Go ahead and bet that somebody in Texas is going to get property tax relief next year, not that voters will notice.
The promises are in the air, even now that the primary elections and the runoffs are over. Dan Patrick, the Republican candidate for lieutenant governor, advertised before the May runoffs that he would “cut property taxes for all Texans and eliminate all property tax increases for seniors.” He has kept the issue alive, repeating the pledge on his Twitter feed.
He might be able to deliver should he beat Democrat Leticia Van de Putte and others in November. Even if he somehow loses, some kind of property tax cut probably stands a good chance, given the attractiveness of the idea and the fact that liberals and independents also complain about property taxes.
Texas does not levy a property tax — local governments do — so state lawmakers cannot change the rates paid.
The formula is simple: The value of a property multiplied by the tax rate equals the amount of tax owed. Local officials look at the total value of property and set a rate that yields the revenue they need. State efforts to limit the growth of property tax revenues have met with limited success; local officials dislike mandates from Austin as much as they hate decrees from Washington.
The state, however, can have some say in what kinds of property can be exempted from the tax base. Farms get a break. So do homeowners over 65. And state law allows local governments to do what Patrick is promising, by freezing residential property tax bills at the amounts paid by homeowners as of their 65th birthdays.
Lawmakers can draw a line right there.
Older homeowners can also sign deferrals, agreeing to a freeze, reduction or elimination of their property taxes in return for liens that allow the collection of taxes from their estates after they die. The heirs might not like it, but such deferrals are available to people who are struggling to pay their bills and do not want to lose their homes.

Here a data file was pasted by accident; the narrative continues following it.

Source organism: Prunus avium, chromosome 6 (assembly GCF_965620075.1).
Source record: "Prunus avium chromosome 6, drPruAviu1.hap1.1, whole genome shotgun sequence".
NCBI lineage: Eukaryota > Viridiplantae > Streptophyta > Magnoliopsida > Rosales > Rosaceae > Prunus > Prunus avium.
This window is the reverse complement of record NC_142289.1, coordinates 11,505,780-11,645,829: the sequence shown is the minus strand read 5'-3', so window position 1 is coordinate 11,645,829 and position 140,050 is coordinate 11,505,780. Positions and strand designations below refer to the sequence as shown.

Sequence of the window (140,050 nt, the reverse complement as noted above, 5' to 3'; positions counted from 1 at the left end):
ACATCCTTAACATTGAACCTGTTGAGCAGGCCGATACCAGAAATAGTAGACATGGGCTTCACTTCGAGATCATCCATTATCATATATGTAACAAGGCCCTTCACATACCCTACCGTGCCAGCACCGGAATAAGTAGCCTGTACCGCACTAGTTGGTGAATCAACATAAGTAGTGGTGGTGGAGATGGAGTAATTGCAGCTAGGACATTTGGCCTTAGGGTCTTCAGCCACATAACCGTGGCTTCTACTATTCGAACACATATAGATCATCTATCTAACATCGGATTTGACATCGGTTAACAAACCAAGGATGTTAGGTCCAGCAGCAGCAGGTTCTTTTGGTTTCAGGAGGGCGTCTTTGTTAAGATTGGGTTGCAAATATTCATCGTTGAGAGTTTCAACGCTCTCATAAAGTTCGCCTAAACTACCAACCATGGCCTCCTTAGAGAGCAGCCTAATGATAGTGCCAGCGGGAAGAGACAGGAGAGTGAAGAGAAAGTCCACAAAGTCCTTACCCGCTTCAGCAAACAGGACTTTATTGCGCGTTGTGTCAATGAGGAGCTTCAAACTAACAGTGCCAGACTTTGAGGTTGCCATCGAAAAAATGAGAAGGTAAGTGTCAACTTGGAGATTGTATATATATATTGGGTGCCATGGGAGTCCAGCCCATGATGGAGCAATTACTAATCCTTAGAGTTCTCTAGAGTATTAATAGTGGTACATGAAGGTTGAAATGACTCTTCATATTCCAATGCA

If lawmakers wanted to, they could simply delete properties owned and occupied by anyone over a certain age, say 65, and counties, cities, school districts and other government bodies would have to find their property tax revenue elsewhere.
Short of that, the state could freeze appraisals or tax bills, cutting local governments out of some growth in property values. The exemption for older homeowners would be relatively easy to broaden to other types of owners or to deepen, so that the current beneficiaries get an even better deal.
But there would be a price: To keep revenue from dropping, local governments would have to raise the taxes paid by everyone who did not get a new exemption. A 68-year-old homeowner might get a break, but a 40-year-old next door would have to pay higher taxes to make up for it. (One interesting political benefit would be that older voters are more likely to show up at the polls than middle-aged and younger ones — a benefit to politicians handing out this kind of candy.)
You can see a bit of potential payback going on. The state has tried a couple of times to lower local property taxes, increasing what the state pays for public education in the hope that local school districts would lower the property taxes that cover the local part of those expenses. A 2006 version was billed as a multibillion-dollar tax break.
Between increases in property taxes by other governments — the schools are not alone here — and rapidly increasing property values, it is hard to find taxpayers who can remember all the money they saved. That is another troublesome feature of property taxes: Cuts, if they happen at all, are not delivered as refunds, but as lower bills. For many, the entire transaction is buried in escrow in monthly mortgage payments. The homeowners — call them voters, for clarity — never get a slip of paper or a stack of money.
Why thank a politician for that?